Talking for Affect

I’ve been coaching a Nigerian actress with a view to them teaching the F Parkes Associates  “Speak English Clearly” programme in Nigeria. She was in the UK during a break in filming for her character’s appearance in a Nigerian soap.  Two days into the training she said that she would have to ensure that the Standard English dialect she was learning wasn’t going to leak into her character in the soap, because the character she plays has an “affected” English accent.   Her character pretends to be from a family based in England but in fact her parents live in a village in Nigeria.   Bola Agbaje’s ‘Belong’, jointly presented by the Royal Court and the Tiata Fahodzi  company deals with issues that are related to this.  There is a deep need within us all to stay true to ourselves.
Prospective clients at Max Your Voice, who want to undertake elocution or accent neutralisation training, have sometimes asked me if they will lose the natural personality of their voice.  They are anxious not to sound “affected”.  They have given me examples of  associates who they believe have had coaching in accent neutralisation, who now sound “uncomfortable”.   Actors who are trained in voice and speech can learn a dialect from speech sounds and patterns straight away,  for people who haven’t received voice and speech training,  it’s different.  The simple process of how speech is made is:  thought into breath into note into resonance into word.  The foundation of speech is therefore the connection to our thoughts.  The only way that someone will sound “unnatural” is if this process is substituted by a “this is the way I want to sound” thought pattern.  With voice and speech training, muscles are released and new shapes are allowed to take form. These shapes link into the language part of the brain.
Affectation is when someone talks for “affect” and not for effective communication.  They convey an impression, mostly one of : “I’m above you.”
Symptoms of an affected way of speaking can include:
Elongated vowel sounds.
Slight escape of the breath at the end of a phrase  – this is sometimes called “the creak”.
Sniffing before speaking.
Rapid changes in pitch and intonation in phrasing.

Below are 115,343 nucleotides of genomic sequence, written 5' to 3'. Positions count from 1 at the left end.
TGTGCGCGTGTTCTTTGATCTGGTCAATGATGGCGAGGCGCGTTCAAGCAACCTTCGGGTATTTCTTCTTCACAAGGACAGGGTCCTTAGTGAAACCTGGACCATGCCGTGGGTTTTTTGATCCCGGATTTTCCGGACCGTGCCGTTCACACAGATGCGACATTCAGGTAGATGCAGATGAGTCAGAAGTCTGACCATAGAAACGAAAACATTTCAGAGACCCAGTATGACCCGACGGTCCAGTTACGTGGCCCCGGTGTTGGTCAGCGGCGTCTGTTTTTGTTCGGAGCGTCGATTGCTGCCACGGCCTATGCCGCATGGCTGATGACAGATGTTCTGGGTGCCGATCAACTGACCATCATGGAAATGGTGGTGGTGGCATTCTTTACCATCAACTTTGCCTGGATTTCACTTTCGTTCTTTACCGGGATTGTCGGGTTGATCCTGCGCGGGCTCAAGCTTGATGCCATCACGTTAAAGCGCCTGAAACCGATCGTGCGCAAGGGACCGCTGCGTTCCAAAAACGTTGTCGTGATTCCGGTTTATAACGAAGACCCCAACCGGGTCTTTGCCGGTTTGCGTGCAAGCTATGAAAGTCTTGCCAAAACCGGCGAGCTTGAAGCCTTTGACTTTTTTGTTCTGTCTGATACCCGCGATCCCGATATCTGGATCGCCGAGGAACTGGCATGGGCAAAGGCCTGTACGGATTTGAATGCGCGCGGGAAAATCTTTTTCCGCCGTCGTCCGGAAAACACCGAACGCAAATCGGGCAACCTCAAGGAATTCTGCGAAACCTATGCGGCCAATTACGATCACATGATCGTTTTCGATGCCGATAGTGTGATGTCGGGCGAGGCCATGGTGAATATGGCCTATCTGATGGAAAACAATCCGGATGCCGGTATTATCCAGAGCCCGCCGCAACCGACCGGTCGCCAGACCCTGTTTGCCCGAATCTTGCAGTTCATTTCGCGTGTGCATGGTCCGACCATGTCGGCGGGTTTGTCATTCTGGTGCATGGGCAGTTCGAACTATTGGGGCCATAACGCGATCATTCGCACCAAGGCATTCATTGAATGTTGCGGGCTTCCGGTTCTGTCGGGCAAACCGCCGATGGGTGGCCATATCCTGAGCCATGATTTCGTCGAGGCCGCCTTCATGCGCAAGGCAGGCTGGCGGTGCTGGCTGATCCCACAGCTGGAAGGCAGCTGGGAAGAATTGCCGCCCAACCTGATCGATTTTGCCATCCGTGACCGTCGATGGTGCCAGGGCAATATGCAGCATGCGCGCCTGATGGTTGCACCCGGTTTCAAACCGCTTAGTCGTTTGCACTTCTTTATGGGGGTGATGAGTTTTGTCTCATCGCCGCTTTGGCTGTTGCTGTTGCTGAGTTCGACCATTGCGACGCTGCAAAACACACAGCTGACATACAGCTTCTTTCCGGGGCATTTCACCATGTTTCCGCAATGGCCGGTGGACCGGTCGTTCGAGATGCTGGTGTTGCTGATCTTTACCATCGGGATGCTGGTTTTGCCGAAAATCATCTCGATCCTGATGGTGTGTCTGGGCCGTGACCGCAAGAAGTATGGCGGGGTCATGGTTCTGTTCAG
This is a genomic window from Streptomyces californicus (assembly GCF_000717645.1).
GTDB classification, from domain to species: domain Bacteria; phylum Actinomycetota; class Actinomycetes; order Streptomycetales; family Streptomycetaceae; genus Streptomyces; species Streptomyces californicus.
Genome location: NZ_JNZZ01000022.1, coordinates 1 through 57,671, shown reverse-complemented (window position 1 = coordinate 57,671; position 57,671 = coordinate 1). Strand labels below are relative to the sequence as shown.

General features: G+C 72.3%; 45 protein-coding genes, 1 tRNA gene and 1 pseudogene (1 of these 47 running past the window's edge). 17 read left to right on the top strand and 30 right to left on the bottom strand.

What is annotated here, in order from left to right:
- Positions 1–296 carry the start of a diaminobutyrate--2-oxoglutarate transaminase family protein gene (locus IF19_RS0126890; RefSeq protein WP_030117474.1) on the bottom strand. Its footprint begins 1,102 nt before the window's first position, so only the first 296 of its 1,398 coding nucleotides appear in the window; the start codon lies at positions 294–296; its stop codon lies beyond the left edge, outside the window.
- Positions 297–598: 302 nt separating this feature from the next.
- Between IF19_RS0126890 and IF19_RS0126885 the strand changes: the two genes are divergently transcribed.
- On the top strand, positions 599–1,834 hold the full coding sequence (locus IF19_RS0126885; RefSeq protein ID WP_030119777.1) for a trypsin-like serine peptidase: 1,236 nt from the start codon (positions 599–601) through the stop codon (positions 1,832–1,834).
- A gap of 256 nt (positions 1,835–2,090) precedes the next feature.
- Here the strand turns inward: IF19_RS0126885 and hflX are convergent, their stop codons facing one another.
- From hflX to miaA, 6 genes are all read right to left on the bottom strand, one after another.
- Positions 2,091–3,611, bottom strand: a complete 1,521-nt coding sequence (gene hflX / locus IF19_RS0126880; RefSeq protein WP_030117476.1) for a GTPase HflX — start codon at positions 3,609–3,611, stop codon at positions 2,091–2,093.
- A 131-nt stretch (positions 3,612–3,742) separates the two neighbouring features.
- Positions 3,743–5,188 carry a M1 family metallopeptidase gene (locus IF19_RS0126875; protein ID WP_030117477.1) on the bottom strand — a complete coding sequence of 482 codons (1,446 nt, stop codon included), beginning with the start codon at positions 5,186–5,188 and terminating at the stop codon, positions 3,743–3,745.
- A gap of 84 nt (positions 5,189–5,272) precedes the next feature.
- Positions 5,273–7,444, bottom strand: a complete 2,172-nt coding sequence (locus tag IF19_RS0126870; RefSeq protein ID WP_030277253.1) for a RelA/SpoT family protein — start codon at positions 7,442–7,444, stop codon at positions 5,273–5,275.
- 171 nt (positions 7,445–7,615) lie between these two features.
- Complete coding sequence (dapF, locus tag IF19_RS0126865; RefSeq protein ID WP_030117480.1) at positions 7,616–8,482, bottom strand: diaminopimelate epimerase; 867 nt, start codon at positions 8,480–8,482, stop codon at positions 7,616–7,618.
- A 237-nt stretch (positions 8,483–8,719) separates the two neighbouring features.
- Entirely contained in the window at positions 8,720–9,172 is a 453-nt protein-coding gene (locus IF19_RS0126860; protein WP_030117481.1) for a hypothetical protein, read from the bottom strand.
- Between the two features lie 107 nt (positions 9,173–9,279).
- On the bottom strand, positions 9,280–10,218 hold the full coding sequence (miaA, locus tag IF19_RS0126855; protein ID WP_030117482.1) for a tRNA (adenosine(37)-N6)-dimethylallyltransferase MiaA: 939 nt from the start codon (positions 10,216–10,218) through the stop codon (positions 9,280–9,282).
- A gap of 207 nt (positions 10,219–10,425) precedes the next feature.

Maintaining a loud voice for too long.
Nowadays in the UK,  the affected speech syndrome is on the wane and you’re much more likely to hear “inverted affectation” when people adopt an accent that is more “street” than their own.
The next  Speak English Clearly 6 week evening course starts on June 11th.
http://www.maxyourvoice.com/courses/speak-english-clearly-courses

Roy Hodgson’s Rhotacism

It’s bad enough that it’s said that Roy Hodgson wouldn’t have had the England Manager’s job if Harry Redknapp’s wife hadn’t asked her husband to turn it down.  Now the focus is on Roy Hodgson’s pronunciation of “r”.  Roy Hodgson comes across as a genial fellow and a natural leader.  His voice and his soft “r”, sound gentle and modulated.  His articulation is clear.  The Sun’s headline:
“Bwing on the Ewos”
brought in many complaints including one from the FA.  Are they justified?  In this instance probably yes.  Roy Hodgson’s stature and experience in the world of football seems belittled by the headline which is impersonal and doesn’t impart a feeling of warmth and humour.  Fans at Hodgson’s former employer, Fulham FC, had a banner bearing the legend “In Woy We Twust” which does have that feeling of warmth and affection.
While Jonathon Ross or “Wossy” does lean on his pronunciation of “r” as “w” because it’s become part of his trademark and suits his cheeky style, Roy Hodgson does not and his is very slight.  It’s not uncommon for people who can pronounce an “r” rhotically to adapt the “w” pronunciation, as an affectation or way of speaking that’s different.  For many years the “w” pronunciation of “r” was considered the stamp of the ruling class.  This is said to have stemmed from Earl Carrington, 1st Marquess of Lincolnshire, who adopted the “w” pronunciation instead of “r” when he heard the officers around him talking in perfect RP.  He was said to have adopted this pronunciation in order to signify his higher status. The affectation spread among those who were also keen to appear part of the ruling class.
In many instances the “w” pronunciation can be a habit left over from childhood.  It’s endearing to hear a small child – and it happens especially if the child is the youngest of a large family – keep some vestige of baby talk. In other’s it can be because the skin (frenulum) attaching the tongue to the bottom of the mouth is too tight and the tongue is not able to curve back.   In the 60s, over-zealous surgeons sometimes would cut the frenulum and unfortunately many were left with problems.  The operation is still performed today but with the care and sensitivity as you would expect with ENT surgeons such as John Rubin. With patient exercise it’s possible to coach people into a firmer pronunciation of “r”.
Deirdre Finnerty writes on the BBC New magazine
“There will be plenty of people who think the row overblown. As Ross said: “Really it’s not a big deal. I wish we weren’t part of such a judgemental culture. It hasn’t ever bothered me. I’m used to it. And I’m sure it doesn’t bother Roy. He is an incredibly well-read, intelligent man, he will take it as a joke”

Roy Hodgson